• M. A. Ali
Part of the NATO ASI Series book series (NSSA, volume 74)


As mentioned in the Prologue, about 97% of the animal species are invertebrate ones. If the number of individuals could even be guessed, it would probably represent over 99,5%. Such a rich source of material presents also insurmountable problems for its study. Let me first enumerate the positive aspects. The extraordinarily wide taxonomic variety offered by the invertebrates permits not only the study of evolutionary aspects but also comparative and developmental ones. The fact that they occupy every conceivable habitat makes them the material of choice for studying adaptive features. The incredible diversity that one encounters in their structures allows the choice of particular structures for investigating a particular problem in physiology or experimental biology. These same advantages also pose the “insurmountable” problems referred to above. For example, it will be impossible to study the photoreceptors of the nearly million species. Also, it will be nearly impossible to collect them from all the habitas in which they occur and keep alive in the laboratory. Thus, the solution would appear to be to select judiciously representatives of different taxa inhabiting different habitats and having different habits and structures, depending on the question that one is trying to answer or, a problem to solve. Obviously, in this context it may be superfluous to mention that the criteria for selection would and should vary according not only to the problem but also the group that one is interested in.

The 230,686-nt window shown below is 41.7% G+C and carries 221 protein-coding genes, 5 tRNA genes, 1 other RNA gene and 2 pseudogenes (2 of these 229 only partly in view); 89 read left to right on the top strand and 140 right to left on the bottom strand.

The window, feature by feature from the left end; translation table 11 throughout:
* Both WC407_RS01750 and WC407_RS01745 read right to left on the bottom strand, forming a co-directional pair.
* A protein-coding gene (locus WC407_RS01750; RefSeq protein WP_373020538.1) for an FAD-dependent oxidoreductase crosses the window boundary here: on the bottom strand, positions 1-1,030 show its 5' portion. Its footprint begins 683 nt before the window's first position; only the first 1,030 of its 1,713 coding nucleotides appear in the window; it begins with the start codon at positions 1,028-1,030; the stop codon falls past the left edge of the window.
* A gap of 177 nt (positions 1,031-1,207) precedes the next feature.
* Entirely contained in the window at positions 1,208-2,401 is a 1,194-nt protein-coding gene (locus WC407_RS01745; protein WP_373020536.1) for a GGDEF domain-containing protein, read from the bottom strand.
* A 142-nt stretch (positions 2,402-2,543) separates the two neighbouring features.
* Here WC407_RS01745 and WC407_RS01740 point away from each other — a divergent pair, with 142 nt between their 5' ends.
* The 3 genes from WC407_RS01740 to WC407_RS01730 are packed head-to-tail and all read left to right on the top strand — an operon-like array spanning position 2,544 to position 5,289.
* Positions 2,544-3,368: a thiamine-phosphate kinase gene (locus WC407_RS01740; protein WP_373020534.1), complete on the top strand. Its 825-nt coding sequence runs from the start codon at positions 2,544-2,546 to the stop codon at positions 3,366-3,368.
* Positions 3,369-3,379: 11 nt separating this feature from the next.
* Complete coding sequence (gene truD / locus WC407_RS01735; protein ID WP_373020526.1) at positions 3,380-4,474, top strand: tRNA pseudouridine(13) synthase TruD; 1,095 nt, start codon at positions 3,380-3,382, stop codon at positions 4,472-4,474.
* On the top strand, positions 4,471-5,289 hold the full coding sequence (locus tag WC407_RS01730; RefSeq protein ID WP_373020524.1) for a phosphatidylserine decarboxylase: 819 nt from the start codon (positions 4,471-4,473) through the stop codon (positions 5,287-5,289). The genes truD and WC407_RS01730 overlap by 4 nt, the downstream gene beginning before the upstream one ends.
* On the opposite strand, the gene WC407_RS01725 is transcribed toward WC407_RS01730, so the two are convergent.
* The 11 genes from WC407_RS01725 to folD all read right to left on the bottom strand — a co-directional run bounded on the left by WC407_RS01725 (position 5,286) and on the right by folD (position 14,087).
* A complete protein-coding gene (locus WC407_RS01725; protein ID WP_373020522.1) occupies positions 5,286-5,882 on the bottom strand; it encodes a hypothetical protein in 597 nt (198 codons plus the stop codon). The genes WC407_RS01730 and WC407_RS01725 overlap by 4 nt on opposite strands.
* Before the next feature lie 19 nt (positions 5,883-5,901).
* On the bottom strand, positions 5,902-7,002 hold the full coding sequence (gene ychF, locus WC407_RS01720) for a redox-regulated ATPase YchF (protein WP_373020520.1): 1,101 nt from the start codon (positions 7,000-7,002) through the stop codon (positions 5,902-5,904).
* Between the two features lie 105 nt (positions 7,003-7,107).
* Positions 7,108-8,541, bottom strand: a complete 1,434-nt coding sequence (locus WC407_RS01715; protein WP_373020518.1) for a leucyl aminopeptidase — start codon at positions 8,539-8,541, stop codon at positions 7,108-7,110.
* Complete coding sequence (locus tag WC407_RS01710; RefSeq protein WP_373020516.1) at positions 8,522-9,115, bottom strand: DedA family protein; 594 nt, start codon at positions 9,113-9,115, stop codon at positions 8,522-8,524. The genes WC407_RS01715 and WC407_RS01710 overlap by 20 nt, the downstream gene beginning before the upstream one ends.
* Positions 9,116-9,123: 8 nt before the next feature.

Spectral Sensitivity Visual Pigment Outer Plexiform Layer Polarisation Sensitivity Silk Moth 
These keywords were added by machine and not by the authors. This process is experimental and the keywords may be updated as the learning algorithm improves.


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Copyright information

© Plenum Press, New York 1984

Authors and Affiliations

  • M. A. Ali
    • 1
  1. 1.Département de BiologieUniversité de MontréalMontréalCanada

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